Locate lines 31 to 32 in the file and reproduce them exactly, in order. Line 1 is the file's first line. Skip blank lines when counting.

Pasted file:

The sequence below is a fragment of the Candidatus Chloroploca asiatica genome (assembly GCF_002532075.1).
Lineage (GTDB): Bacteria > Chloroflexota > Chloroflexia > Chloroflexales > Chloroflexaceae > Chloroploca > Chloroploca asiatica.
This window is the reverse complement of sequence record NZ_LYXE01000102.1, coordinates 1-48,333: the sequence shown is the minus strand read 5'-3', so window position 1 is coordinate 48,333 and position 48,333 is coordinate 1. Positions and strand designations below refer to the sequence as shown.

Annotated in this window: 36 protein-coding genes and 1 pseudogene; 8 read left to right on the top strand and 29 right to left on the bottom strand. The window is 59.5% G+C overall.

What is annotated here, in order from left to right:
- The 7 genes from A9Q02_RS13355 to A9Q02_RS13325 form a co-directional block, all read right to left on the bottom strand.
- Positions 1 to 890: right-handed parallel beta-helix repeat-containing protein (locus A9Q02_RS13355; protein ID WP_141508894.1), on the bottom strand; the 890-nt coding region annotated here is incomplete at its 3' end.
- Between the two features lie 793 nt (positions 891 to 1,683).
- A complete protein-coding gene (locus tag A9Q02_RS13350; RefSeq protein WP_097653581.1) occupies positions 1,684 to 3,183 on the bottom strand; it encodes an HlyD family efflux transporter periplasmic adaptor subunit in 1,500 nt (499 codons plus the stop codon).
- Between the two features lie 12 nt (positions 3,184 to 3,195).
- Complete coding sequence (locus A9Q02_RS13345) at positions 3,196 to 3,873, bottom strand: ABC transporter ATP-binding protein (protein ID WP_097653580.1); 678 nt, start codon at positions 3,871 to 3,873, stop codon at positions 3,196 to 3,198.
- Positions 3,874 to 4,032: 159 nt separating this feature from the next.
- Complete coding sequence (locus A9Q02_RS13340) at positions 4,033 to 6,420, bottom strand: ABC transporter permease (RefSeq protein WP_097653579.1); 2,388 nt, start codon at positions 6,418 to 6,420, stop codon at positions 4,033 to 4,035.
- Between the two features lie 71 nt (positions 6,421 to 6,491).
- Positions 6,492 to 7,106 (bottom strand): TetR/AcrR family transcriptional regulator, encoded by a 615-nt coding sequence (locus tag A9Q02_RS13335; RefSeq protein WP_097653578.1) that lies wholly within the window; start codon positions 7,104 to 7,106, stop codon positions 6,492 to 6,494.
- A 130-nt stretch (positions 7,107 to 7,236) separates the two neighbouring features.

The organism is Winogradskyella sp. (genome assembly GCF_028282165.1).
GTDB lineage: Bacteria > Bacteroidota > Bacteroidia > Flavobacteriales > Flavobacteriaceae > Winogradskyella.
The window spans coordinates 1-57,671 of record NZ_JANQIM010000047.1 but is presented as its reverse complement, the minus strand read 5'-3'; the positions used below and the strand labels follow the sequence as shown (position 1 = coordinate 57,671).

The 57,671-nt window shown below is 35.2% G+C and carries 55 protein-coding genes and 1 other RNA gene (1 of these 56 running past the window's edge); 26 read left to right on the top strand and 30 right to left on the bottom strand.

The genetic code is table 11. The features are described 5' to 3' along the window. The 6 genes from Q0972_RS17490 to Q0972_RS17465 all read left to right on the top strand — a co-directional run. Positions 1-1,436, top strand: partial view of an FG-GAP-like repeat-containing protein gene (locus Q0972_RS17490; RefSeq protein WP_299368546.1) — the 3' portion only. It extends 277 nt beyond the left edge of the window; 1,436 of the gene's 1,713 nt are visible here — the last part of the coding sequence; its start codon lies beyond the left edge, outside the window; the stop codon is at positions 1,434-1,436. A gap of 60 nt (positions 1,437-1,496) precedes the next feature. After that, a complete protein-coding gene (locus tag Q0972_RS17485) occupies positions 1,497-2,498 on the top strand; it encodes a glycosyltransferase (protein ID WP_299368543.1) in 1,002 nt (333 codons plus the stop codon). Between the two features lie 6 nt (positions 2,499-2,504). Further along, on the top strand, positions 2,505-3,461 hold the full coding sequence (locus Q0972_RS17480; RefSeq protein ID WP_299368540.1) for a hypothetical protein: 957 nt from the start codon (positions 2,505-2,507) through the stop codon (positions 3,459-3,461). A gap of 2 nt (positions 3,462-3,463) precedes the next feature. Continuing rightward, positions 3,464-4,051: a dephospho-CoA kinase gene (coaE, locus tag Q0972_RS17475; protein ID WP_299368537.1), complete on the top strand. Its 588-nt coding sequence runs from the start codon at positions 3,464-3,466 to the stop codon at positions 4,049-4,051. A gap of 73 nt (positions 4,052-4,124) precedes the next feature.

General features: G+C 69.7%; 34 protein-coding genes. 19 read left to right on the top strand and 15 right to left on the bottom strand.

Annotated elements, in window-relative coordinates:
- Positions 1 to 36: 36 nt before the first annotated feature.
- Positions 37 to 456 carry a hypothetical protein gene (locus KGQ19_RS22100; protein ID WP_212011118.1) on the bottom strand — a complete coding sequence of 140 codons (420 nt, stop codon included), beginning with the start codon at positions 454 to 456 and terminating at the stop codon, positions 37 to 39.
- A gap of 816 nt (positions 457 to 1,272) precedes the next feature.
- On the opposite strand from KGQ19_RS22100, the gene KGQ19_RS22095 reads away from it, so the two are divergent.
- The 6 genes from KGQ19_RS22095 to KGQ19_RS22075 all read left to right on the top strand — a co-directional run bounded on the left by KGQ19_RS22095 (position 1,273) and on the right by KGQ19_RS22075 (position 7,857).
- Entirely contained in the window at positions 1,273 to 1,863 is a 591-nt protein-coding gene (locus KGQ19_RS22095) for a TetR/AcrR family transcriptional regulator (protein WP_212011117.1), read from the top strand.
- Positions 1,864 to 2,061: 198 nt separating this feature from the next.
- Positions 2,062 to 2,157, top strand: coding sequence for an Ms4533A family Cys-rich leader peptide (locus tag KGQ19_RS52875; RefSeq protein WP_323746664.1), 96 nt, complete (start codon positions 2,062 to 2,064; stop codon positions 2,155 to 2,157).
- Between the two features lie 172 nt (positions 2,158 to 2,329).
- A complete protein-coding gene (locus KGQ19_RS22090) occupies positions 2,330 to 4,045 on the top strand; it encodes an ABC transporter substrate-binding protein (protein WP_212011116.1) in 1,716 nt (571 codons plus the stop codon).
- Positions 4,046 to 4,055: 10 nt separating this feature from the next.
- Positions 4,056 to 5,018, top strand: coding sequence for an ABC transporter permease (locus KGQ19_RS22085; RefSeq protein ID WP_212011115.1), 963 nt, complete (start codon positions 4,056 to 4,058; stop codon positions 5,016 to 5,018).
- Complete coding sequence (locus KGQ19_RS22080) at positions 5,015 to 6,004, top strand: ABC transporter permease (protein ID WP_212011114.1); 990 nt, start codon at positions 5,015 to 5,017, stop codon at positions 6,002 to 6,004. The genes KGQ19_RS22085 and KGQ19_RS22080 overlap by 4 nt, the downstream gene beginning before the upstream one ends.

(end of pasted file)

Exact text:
- Positions 2,062 to 2,157, top strand: coding sequence for an Ms4533A family Cys-rich leader peptide (locus tag KGQ19_RS52875; RefSeq protein WP_323746664.1), 96 nt, complete (start codon positions 2,062 to 2,064; stop codon positions 2,155 to 2,157).
- Between the two features lie 172 nt (positions 2,158 to 2,329).